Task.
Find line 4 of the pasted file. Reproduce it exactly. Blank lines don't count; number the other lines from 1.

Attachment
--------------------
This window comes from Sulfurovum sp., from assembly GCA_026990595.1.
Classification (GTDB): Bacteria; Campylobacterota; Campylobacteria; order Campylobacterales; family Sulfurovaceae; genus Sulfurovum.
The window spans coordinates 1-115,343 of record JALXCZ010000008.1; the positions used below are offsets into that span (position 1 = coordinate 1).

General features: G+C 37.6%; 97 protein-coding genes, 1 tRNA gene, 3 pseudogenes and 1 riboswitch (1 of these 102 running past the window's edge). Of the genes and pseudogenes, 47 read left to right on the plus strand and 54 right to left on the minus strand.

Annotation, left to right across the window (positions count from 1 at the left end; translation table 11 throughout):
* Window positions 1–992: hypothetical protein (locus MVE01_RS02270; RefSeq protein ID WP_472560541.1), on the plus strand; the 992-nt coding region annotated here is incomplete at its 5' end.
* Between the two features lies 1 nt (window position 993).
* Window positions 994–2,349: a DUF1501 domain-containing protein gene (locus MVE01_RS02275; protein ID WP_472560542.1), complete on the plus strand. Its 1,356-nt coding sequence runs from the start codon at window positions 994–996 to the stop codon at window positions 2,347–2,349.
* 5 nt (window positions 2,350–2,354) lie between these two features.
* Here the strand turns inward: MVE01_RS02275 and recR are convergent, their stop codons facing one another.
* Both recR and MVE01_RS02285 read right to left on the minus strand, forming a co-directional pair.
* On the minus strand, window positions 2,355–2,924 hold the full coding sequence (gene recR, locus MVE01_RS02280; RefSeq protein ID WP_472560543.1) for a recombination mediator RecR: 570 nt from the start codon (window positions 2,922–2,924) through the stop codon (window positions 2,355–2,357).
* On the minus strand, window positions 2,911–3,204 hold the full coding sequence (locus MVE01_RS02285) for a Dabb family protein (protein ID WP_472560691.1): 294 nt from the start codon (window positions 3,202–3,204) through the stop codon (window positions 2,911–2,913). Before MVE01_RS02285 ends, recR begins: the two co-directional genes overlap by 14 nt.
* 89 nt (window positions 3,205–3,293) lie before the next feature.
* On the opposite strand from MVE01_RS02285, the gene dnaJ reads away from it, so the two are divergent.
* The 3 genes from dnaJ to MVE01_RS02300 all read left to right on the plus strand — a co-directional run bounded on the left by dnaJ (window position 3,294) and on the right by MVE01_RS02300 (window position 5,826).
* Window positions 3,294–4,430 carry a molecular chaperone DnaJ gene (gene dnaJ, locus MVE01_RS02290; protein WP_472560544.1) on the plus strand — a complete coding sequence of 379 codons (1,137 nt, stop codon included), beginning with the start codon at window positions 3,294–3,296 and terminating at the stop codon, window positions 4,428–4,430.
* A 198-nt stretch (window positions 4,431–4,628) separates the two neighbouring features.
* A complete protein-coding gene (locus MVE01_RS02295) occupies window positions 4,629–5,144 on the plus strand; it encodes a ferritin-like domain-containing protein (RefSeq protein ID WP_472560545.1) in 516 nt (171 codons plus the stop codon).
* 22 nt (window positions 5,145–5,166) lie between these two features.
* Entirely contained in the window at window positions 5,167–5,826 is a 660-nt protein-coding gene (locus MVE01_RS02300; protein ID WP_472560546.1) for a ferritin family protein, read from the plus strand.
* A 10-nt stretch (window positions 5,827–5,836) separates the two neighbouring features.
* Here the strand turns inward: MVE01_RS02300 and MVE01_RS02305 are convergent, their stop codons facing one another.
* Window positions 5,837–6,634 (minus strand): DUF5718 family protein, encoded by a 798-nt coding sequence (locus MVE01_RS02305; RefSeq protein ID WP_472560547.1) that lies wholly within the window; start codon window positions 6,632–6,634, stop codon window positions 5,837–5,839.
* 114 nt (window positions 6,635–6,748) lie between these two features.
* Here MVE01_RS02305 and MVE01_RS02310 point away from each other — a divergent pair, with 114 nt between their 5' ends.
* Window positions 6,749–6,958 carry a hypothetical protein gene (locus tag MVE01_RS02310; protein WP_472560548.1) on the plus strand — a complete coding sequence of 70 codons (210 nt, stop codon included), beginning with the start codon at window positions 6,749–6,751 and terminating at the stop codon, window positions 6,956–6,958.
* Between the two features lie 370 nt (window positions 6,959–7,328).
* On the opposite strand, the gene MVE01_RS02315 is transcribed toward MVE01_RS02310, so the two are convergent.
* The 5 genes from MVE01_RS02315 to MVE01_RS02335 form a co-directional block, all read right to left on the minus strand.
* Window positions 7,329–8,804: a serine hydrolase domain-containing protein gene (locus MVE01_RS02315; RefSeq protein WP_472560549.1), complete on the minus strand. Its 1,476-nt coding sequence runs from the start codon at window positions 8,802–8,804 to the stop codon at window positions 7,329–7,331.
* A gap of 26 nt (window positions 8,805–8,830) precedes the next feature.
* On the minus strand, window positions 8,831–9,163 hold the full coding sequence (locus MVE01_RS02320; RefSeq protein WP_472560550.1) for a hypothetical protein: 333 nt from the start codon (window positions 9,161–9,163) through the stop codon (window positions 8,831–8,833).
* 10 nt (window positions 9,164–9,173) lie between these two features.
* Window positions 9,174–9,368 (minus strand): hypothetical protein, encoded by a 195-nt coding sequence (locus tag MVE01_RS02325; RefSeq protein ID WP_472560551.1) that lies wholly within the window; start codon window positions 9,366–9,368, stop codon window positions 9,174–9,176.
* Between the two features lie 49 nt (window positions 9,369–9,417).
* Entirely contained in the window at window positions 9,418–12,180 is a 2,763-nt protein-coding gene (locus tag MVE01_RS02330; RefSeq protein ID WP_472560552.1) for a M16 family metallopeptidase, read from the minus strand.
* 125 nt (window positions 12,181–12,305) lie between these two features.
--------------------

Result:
General features: G+C 37.6%; 97 protein-coding genes, 1 tRNA gene, 3 pseudogenes and 1 riboswitch (1 of these 102 running past the window's edge). Of the genes and pseudogenes, 47 read left to right on the plus strand and 54 right to left on the minus strand.